The Lure of the Gothic; A New Tate Britain Exhibit Demonstrates Why Grotesque Images Are Still So Effective in Portraying Our Hidden Demons

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Byline: Tara Pepper

The enlightenment that swept aside medieval Europe's dusty faith and folklore in favor of bright modernity and reason had an unintended side effect: it gave rise to Gothic art and literature, and its macabre esthetic of horror, fantasy and sadomasochistic sexuality. Those images are the subject of a new exhibit at London's Tate Britain, "Gothic Nightmares: Fuseli, Blake and the Romantic Imagination" (Feb. 15 to May 1). The exhibit examines the 18th-century fascination with the fantastic and supernatural through more than 140 paintings and drawings, as well as a re-creation of a "Phantasmagoria," an animated show with sound effects and ghastly images. The works, which range from sublime to simply shocking, still strike a deep chord.

Though Gothic sensibilities never really disappeared--pale, black-clad youths still emerge from dark clubs as daylight breaks--the time is ripe, says curator Martin Myrone, to "rediscover a period that deserves a much wider appreciation." Gothic novels like Mary Shelley's "Frankenstein" and modern works by Stephen King and Anne Rice remain wildly popular, but until now the visual arts have been largely neglected--despite the fact that they have influenced film and TV from classics like "Nosferatu" (1922) to "Buffy the Vampire Slayer." Recently, Gothic images and ideas have taken a firmer hold on our cultural imagination. "There's a fascination with the downside of science that Mary Shelley popularized, a consciousness that progress is not so progressive," says Audrey Niffenegger, author of "The Time Traveler's Wife," who is currently working on a ghost story set in London. "Gothic visions of death and disease and ghosts are still the ascendant ones, even in modern culture."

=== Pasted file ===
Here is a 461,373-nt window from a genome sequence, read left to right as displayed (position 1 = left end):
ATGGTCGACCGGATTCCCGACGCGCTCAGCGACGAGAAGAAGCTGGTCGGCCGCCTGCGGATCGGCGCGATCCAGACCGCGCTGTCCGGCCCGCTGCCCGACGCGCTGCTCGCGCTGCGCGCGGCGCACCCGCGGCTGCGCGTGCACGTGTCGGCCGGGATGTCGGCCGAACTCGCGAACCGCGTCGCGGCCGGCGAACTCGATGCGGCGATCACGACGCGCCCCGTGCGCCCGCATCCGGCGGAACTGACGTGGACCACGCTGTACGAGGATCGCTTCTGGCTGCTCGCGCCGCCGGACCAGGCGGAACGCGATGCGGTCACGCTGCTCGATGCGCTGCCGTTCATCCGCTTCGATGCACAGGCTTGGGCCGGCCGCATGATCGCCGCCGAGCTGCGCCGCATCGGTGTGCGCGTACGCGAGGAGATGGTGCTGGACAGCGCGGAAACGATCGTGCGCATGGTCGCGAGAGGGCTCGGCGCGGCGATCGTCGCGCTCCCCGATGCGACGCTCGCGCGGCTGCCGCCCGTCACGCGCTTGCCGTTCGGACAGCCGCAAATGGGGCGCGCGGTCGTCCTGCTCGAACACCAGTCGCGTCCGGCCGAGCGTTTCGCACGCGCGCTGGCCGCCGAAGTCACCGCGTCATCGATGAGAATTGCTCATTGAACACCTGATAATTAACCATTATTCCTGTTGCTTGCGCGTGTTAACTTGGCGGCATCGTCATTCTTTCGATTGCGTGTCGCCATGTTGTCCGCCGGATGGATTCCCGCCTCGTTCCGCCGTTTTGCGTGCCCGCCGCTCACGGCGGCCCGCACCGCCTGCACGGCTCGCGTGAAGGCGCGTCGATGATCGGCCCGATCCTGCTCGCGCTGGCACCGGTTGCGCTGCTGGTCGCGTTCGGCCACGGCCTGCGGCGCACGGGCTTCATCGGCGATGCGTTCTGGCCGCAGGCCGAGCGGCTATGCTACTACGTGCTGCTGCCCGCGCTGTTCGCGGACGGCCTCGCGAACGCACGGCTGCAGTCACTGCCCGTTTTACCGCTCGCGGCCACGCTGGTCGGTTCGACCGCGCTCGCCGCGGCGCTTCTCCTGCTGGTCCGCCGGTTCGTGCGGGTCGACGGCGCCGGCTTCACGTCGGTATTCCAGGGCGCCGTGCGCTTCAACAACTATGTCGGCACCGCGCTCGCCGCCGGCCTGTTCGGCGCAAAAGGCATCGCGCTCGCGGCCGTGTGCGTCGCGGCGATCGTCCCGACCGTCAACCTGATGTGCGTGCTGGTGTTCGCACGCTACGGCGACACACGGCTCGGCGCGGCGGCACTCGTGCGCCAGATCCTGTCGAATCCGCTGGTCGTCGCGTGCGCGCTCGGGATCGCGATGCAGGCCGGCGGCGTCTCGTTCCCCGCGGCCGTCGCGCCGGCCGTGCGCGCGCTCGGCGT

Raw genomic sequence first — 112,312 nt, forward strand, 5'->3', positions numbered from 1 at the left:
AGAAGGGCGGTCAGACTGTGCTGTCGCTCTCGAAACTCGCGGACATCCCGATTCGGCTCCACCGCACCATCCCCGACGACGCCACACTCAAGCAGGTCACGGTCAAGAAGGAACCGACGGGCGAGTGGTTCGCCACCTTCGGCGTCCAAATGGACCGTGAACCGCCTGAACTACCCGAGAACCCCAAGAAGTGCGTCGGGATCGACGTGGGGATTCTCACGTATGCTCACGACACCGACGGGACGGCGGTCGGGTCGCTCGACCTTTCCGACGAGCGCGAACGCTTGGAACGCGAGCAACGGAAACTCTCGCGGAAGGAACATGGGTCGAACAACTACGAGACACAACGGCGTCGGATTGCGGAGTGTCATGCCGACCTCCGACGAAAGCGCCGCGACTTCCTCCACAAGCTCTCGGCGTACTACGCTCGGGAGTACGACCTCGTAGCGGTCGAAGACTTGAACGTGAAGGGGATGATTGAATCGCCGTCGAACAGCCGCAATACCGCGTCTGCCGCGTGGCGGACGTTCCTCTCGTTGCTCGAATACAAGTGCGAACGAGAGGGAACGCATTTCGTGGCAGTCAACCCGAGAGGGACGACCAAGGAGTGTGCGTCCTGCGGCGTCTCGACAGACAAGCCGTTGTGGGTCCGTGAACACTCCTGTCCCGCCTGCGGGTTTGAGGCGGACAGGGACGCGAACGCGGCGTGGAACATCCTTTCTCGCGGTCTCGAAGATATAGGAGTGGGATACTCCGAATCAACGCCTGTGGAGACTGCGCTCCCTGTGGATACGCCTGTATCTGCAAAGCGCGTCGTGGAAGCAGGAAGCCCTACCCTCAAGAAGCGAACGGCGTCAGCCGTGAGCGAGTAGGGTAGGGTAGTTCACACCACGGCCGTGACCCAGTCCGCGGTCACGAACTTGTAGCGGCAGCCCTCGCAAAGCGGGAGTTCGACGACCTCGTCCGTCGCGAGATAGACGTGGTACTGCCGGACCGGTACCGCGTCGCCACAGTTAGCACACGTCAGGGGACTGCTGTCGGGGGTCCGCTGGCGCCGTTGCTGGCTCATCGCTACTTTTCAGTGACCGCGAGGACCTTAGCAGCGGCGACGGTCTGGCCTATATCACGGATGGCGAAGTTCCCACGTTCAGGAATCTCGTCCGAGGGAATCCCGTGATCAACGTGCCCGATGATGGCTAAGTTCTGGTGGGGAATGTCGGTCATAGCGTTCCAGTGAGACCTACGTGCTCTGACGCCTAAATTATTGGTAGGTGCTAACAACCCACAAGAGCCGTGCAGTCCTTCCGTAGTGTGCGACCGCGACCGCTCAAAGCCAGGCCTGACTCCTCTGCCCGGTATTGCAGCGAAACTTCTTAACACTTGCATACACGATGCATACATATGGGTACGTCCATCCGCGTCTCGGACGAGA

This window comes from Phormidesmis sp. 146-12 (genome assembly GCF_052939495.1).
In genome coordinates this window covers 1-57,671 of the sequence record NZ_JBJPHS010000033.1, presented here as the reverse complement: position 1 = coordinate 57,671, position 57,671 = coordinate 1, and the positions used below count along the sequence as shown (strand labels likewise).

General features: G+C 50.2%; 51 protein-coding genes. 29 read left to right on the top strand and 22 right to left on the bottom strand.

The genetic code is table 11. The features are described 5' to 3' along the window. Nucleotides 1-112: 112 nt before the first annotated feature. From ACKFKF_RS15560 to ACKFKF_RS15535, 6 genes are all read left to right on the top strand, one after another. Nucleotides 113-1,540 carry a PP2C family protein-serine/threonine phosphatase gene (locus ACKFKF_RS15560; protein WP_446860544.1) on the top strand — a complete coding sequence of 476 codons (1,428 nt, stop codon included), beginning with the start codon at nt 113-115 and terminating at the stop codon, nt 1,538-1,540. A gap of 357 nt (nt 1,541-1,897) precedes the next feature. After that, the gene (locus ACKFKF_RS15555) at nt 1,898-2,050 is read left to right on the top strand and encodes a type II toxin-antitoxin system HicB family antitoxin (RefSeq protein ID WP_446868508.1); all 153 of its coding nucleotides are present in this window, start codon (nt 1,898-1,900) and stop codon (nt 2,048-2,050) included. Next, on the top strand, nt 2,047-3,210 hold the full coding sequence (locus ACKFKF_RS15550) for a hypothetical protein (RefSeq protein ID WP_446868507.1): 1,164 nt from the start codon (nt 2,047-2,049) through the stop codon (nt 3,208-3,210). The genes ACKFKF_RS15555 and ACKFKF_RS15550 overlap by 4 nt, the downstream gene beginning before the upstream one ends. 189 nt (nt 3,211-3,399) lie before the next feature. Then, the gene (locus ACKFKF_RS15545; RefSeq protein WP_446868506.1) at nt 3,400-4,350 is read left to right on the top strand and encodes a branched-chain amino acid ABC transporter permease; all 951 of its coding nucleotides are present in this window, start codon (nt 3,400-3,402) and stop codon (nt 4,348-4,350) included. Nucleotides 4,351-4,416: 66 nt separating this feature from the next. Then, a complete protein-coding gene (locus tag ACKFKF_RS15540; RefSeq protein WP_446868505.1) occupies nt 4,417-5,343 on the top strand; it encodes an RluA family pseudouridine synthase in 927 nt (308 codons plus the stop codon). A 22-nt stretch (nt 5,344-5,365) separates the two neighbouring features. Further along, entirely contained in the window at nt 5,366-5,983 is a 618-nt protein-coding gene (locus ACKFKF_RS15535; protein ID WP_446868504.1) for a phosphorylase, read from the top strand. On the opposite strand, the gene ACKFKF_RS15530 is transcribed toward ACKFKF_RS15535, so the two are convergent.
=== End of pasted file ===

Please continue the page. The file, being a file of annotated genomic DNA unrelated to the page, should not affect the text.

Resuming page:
This new focus on Gothic roots is even revitalizing the modern arts. Rocker Marilyn Manson announced recently that he will plumb the life of Victorian author Lewis Carroll for his first feature film, "Phantasmagoria," also the title of a dark, witty poem by Carroll. Manson says Carroll's morbidly sad diaries and poetry touched him and fired his imagination. Though "Phantasmagoria" will be crammed with the classic visuals of a Gothic horror film, Manson, who has written the script and starts shooting this summer, stresses that it will conjure terrors --more psychological than bloody. "The elements of the human soul represented here are the darkest story you can tell," he says.

The Tate show highlights why we still find Gothic imagery so compelling: its ability to illuminate the psyche's darkest corners. The triumph of rationalism--what William Blake called "Newton's stony sleep"--bred a fascination with everything it had forbidden. Masterpieces like Henry Fuseli's "Titania and Bottom" (1788-9) vividly illustrated what Freud dubbed "the return of the repressed," the stifled desires that come back to haunt us in distorted form. …